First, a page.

- Purchase any product from the Music Store sold by Amazon.co.uk and receive £1 to use on any music download in our MP3 Store. UK customers only. Here's how (terms and conditions apply)
Domino must be rubbing their hands with glee at such a coup. For any children reading, Cale was, along with Lou Reed, the fulcrum of The Velvet Underground, before engaging on a durable career as solo artist, collaborator and producer of landmark albums. His vivid production here - a perfect balance of surprises and moving the ship forward - merits wonder. It seems almost unfair, then, that his voice, songs, lyrics and musicianship have hit new peaks. Reed may have taken an inspired leap with Metallica, but his old ally reasserts that you underestimate a Welshman at your peril.
Don't be misled by the relative simplicity of the opener, Catastrofuk, in which Cale's stentorian vocal fillets a chugging Greenwich Village guitar-riff to emerge with something sounding very Interpol. Whaddya Mean by That? follows; a pulse of melancholy. "Take me to your bedroom / Lay me on the floor," he croons, evoking both the kinkiness of Venus in Furs and the self-deprecation of Leonard Cohen. Cohen comes to mind again in Hey Ray (no relation to Sister Ray), archly comic industrial dub with timely shouts of "They're having a riot" and "The Russians are coming". There are hints of Iggy's The Idiot in the arrangements, and the mash-up of 80s electro-funk and Kraut-drone which platforms the sinewy Perfection also tips the hat to Bowie-Berlin.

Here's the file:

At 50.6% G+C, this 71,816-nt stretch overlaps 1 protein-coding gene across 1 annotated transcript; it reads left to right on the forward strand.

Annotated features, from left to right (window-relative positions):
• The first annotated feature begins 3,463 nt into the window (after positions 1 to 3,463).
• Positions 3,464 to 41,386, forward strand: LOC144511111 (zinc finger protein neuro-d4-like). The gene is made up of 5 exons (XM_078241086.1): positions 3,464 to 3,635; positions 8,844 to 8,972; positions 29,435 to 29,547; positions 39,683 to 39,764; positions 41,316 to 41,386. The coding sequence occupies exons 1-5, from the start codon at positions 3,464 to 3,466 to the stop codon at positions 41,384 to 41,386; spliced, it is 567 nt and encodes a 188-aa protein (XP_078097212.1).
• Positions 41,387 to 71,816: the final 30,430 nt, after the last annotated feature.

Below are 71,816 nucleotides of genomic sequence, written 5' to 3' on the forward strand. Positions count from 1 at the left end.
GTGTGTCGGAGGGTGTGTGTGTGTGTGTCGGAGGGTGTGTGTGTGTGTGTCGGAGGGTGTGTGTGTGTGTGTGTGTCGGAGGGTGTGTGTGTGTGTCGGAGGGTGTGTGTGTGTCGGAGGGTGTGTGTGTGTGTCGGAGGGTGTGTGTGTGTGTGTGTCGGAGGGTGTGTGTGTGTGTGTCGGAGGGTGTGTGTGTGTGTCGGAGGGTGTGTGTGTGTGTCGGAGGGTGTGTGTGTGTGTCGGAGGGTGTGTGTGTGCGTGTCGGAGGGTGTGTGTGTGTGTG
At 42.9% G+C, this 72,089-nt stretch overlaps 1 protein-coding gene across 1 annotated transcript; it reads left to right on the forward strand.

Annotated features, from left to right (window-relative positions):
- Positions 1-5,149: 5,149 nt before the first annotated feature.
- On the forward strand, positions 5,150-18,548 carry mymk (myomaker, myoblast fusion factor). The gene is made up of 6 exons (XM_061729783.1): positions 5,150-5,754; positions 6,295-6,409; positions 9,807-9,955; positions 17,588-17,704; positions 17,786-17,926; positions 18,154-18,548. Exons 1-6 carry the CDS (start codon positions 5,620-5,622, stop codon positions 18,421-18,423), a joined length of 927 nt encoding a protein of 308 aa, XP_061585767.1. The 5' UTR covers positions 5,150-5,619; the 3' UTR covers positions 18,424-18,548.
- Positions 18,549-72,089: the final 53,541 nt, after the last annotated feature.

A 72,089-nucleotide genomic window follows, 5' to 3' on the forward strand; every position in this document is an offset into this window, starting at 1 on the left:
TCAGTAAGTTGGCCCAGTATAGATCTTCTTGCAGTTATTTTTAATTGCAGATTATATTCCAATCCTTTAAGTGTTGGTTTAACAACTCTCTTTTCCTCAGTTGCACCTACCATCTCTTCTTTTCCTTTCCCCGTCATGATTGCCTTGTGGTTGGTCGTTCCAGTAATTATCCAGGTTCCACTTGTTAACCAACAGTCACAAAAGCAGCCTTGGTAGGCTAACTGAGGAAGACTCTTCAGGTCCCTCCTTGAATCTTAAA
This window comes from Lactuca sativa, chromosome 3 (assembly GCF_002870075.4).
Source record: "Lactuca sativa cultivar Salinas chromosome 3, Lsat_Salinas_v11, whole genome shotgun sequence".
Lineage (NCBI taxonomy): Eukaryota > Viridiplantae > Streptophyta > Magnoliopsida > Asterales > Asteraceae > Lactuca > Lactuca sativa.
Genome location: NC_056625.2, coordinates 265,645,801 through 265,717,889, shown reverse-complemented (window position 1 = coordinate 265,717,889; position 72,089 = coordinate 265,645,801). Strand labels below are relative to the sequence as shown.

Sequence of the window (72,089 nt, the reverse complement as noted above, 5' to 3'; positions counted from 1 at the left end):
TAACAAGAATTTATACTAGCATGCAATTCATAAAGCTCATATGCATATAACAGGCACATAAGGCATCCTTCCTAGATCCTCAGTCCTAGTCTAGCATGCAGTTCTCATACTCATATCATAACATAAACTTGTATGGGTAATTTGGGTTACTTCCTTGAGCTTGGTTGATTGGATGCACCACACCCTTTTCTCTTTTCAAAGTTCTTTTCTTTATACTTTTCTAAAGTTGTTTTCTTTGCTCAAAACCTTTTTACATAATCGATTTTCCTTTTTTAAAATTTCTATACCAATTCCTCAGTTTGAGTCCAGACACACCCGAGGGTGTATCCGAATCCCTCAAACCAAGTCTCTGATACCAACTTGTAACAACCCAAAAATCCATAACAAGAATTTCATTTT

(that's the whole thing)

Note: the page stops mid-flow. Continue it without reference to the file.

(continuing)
This EP is a layer-cake of contrasts, and Pile A L'Heure sees Cale torch-singing in French over reverbed synths: it ends in a huge explosion that's as much Hiroshima Mon Amour as Blockbuster. "Say hello to the future," states Cale; "say goodbye to the past". At 69, he's one of today's most vital artists, and next year's full album promises to be white-hot and loaded.
Find more music at the BBC This link will take you off Amazon in a new window